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Making a Difference: Elizabeth (Liz) Friedrich, MPH, RDN, CSG, LDN, FAND

What is your mission/vision?

My vision is that every health care community is staffed with health care providers that understand and support the New Dining Practice Standards.

What you have done/are doing to make a difference in the lives of aging/older adults.

I own my own business, Friedrich Nutrition Consulting, and am board certified as a gerontological nutritionist. In addition to being a consultant in several long-term care facilities, I am a speaker and writer, educating other health care professionals on the importance of good nutrition for older adults. I know that I make a difference in the lives of patients in my facilities as an advocate for their needs and rights when it comes to food and nutrition. I love talking to patients who very tentatively tell me they don’t like their diet and then light up when I say “let’s fix that”. However, I believe I can have a more substantial effect on the lives of patients nationwide by encouraging health care professionals to listen to residents and develop a plan of nutrition care accordingly. The Pioneer Network’s New Dining Practice Standards is one of my “go to” resources.

I make it my mission to educate those around me on end-of-life issues, individualizing diets, unnecessary use of lab values to diagnosis malnutrition, and nutrition and wound healing. I take every opportunity to talk to patients, families, health care providers, to educate staff at facilities, publish articles, and speak at meetings. My goal is to teach health care professionals to understand the current standards of nutrition care for older adults. My dream is that every older adult will be served what they want and enjoy, and that they be free of pain from unnecessary lab draws, finger-stick blood sugars, and other interventions.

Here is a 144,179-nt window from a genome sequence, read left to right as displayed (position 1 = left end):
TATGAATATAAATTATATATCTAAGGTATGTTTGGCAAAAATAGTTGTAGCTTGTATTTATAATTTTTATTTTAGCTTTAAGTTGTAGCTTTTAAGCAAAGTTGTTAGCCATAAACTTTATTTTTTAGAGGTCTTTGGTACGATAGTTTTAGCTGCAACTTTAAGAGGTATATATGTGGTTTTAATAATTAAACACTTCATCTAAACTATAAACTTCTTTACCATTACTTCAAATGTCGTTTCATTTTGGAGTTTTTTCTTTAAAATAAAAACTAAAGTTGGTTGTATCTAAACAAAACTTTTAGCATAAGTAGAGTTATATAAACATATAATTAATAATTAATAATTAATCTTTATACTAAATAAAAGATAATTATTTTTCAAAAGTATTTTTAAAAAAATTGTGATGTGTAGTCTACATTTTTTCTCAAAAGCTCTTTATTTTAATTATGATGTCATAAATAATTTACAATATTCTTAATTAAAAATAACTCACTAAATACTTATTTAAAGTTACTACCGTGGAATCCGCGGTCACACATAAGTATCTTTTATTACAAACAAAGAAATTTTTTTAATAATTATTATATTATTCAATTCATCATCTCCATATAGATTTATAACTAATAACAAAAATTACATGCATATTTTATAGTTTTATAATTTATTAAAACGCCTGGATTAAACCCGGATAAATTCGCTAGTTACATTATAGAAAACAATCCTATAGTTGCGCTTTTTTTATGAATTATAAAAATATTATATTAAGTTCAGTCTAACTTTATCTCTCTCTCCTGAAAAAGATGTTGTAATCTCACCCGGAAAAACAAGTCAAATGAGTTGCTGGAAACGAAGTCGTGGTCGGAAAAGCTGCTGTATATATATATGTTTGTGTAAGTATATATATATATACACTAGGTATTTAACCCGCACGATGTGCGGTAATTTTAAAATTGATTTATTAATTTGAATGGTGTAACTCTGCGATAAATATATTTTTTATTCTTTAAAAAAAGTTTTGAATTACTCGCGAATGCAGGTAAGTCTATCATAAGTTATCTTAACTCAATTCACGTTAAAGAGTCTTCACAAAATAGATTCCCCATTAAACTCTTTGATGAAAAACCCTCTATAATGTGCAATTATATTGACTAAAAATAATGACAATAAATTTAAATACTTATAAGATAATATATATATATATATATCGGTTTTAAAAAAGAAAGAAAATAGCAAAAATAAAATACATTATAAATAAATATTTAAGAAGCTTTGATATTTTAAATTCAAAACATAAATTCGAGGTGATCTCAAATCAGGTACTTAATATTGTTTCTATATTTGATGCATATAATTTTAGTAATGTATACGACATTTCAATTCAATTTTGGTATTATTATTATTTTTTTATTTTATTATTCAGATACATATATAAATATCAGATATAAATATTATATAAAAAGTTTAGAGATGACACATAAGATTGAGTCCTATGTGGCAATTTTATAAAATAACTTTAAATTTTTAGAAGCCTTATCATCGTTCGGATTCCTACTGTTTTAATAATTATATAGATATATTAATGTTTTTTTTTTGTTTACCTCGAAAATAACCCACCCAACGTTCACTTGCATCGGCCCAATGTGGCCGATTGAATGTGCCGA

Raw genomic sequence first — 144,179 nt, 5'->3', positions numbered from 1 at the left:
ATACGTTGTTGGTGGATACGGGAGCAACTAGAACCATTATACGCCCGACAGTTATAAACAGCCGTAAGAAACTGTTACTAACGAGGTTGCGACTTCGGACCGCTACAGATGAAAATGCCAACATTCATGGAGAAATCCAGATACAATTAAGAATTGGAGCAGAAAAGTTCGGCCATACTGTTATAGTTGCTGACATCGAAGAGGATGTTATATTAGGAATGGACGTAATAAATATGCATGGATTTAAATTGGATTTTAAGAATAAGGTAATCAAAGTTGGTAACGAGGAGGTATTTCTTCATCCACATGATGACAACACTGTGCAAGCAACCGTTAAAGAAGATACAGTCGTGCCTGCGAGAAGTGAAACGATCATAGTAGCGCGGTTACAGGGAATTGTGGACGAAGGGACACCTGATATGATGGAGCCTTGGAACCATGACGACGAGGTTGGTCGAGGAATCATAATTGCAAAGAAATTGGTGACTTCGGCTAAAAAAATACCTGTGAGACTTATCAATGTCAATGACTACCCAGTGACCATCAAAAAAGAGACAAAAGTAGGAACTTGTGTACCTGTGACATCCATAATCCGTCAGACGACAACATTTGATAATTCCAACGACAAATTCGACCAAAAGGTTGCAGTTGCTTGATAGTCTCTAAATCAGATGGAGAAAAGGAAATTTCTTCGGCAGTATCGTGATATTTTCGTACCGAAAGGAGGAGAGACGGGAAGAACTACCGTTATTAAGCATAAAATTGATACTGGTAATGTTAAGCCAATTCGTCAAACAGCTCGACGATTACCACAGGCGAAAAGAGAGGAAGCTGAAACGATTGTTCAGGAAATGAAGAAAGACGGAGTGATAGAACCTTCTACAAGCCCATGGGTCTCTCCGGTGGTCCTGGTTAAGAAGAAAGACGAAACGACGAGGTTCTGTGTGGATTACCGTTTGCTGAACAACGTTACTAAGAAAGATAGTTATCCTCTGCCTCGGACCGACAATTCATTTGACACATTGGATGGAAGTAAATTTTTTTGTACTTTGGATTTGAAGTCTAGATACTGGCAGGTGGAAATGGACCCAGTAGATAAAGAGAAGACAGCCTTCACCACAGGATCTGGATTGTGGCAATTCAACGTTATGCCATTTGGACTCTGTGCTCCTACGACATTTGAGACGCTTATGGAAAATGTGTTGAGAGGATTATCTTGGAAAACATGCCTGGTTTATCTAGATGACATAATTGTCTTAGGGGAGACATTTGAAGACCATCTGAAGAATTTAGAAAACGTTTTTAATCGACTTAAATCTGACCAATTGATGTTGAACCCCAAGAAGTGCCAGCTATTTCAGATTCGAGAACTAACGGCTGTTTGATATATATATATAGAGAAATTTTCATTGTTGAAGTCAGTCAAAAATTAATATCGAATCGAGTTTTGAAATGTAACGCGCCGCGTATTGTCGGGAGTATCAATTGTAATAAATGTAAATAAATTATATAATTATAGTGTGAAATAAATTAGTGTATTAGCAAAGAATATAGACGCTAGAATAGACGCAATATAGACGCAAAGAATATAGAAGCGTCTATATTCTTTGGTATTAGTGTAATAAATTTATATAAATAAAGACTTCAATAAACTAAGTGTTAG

What inspires you to continue your mission/vision?

I have two parents and two parents-in-law that all are in their mid 80s and live independently. I hope that if and when they need more care, that care will meet my vision. This thought is what keeps me energized in my quest to educate health care professionals.

What advice would you give to other RDNs who are trying to make a difference for aging/older adults?

Don’t be shy! Engage the doctors, nurse practitioners, PA’s, RN’s, LPNs, CNAs, and other nutrition care professionals in your life in conversations about end of life care, individualizing diets and not ordering unnecessary lab tests.
What one tip would you give nutrition care professionals that work with aging/older adults?

Keep your briefcase stocked with articles that support the current standard of nutrition care, including the New Dining Practice Standards, and don’t hesitate to distribute them to your colleagues. They may come in useful with the survey team as well!

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